Both sides are keeping each other in an ambivalence of freedom and restriction.The violence in “breaking“ an endless number of violins (even in the sound of the word!), the violence in their merciless repetition (as in the ear of the listener): in her insistance Dalva Duarte is opening her personal approach to a more general question. Her anger – as a powerful source – is concerning all kinds of restrictons. Explicitly in The Cardinals (see Hands and Gloves), The Seductor, Unknown Visitor and other works, Dalva Duarte has examined and analyzed terrorizing manipulation, abuse and censorship – sexually, mentally, and socially. This criticism today, in times of growing religious fundamentalism, has become of great importance. And of course, one has to think of Goya`s Los Caprichos, having as a subject man´s cruelty and the dark side of reason.
Possession, oil on canvas, 41 x 61 cm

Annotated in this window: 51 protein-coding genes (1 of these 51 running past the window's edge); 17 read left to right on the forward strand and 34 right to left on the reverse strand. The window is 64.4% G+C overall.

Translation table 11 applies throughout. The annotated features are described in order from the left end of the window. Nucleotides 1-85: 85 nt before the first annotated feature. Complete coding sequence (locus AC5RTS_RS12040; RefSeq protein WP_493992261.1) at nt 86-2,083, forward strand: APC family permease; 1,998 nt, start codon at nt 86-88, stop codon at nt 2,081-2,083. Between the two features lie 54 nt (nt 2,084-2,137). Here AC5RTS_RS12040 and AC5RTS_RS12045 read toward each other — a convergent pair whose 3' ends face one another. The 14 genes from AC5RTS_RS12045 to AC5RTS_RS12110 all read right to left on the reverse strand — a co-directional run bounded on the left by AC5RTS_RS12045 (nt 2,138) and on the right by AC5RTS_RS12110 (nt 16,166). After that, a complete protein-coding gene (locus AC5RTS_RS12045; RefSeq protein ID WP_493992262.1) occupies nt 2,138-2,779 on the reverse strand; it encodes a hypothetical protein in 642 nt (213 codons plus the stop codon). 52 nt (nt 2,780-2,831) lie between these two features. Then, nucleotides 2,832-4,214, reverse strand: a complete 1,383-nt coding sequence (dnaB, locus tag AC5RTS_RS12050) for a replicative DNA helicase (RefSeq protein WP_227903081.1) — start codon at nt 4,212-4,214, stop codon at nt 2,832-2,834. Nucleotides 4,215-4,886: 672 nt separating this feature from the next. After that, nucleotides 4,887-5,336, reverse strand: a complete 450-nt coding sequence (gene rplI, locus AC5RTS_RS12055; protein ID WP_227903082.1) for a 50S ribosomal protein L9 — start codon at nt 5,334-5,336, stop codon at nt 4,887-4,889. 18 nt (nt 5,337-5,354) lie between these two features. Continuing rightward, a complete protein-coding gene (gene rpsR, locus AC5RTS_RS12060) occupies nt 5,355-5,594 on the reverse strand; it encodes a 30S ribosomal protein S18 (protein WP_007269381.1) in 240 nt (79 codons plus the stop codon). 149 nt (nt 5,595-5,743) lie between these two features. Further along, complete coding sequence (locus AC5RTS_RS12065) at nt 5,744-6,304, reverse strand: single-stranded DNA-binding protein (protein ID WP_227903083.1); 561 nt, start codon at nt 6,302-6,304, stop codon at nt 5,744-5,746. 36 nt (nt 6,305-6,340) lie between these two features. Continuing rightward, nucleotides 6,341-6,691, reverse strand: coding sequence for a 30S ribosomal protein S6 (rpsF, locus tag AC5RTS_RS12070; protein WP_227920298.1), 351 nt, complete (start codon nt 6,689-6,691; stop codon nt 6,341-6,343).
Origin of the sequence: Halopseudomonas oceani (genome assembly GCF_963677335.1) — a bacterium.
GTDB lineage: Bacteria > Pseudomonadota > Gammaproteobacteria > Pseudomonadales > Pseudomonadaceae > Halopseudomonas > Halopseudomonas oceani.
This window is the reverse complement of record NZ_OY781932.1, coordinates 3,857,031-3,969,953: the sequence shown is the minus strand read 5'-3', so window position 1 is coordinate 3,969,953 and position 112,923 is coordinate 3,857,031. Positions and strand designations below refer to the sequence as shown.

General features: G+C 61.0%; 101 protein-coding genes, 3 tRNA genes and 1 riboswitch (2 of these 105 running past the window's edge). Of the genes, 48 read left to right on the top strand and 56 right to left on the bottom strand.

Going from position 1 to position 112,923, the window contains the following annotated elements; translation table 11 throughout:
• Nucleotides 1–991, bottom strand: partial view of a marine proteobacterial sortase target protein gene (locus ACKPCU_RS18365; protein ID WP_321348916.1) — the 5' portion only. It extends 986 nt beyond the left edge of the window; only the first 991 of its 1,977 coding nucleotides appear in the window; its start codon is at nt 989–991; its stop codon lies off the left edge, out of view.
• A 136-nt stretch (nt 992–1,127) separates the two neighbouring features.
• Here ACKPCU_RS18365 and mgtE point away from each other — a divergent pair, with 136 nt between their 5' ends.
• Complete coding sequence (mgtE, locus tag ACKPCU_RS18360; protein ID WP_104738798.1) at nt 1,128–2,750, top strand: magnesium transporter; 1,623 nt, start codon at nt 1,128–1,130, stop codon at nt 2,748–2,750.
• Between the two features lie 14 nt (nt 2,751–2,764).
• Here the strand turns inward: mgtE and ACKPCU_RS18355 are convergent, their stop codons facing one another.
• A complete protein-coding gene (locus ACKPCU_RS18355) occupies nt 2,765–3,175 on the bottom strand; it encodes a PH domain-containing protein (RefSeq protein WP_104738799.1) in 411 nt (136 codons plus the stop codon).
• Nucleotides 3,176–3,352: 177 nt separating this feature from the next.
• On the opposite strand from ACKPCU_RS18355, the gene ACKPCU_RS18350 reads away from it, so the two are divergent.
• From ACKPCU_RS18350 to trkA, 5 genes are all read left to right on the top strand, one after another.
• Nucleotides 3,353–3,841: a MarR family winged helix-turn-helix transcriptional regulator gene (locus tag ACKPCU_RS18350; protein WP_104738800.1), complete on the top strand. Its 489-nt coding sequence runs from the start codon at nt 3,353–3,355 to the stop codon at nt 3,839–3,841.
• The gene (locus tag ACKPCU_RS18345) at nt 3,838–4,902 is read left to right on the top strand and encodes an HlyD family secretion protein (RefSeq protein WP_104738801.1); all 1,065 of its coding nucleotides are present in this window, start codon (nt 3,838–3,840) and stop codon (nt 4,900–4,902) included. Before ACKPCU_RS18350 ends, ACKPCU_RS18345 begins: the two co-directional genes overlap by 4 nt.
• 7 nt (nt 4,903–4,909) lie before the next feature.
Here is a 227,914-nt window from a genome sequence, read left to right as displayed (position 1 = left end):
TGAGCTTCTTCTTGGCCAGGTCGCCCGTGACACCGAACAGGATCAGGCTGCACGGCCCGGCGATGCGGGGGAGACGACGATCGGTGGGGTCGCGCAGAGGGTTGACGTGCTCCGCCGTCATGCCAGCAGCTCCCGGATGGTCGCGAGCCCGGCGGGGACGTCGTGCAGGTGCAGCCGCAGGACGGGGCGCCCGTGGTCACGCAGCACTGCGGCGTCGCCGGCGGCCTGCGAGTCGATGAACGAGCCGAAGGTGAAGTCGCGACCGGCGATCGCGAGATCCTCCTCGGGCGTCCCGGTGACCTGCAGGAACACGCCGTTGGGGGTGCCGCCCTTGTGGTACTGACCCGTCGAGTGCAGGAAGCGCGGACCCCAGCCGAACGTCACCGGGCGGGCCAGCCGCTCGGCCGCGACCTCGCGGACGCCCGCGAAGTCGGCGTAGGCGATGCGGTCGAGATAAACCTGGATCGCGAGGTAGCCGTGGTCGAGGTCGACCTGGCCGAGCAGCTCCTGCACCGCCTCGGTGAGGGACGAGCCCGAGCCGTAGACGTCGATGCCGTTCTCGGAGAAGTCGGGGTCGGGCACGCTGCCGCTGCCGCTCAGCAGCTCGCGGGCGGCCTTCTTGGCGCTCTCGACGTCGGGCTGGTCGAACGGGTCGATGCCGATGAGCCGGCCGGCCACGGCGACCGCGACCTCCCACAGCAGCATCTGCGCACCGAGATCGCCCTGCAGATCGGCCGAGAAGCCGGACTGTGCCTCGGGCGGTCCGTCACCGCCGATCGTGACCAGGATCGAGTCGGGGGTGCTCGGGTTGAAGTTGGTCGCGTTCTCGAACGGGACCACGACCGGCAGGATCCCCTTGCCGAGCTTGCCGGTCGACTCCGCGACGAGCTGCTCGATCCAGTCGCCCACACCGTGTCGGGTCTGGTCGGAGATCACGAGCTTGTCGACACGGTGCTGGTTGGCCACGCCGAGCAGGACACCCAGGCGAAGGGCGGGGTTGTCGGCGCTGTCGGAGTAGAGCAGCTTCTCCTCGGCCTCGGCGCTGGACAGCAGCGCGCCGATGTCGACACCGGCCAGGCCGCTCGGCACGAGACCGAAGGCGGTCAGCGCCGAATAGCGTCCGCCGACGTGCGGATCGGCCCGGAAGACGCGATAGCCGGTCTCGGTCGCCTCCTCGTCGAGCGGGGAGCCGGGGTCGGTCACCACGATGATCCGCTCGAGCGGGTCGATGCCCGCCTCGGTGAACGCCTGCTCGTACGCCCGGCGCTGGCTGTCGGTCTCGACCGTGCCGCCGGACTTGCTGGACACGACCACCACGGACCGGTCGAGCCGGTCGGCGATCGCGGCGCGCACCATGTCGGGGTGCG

In this sense her reference to Goya’s Los Caprichos (1793 to 1799) can be understood. In his etchings, Goya denounces the abuse of clerical and governmental power, inquisition, superstition etc. and points out the fight between reason and phantasy, but also the perverted forms of “reason“. Although Dalva Duarte is not pointing out this terror directly in The 24 Caprices, it is there, in the violence of the violins, related to Picasso´s or Braque´s famous initial paintings of cubism. She has been collecting broken violins for thirty years. Her brother´s decision for her, of course, was difficult: they were the only ones in the family to take the path of art (see Brothers and Sisters II)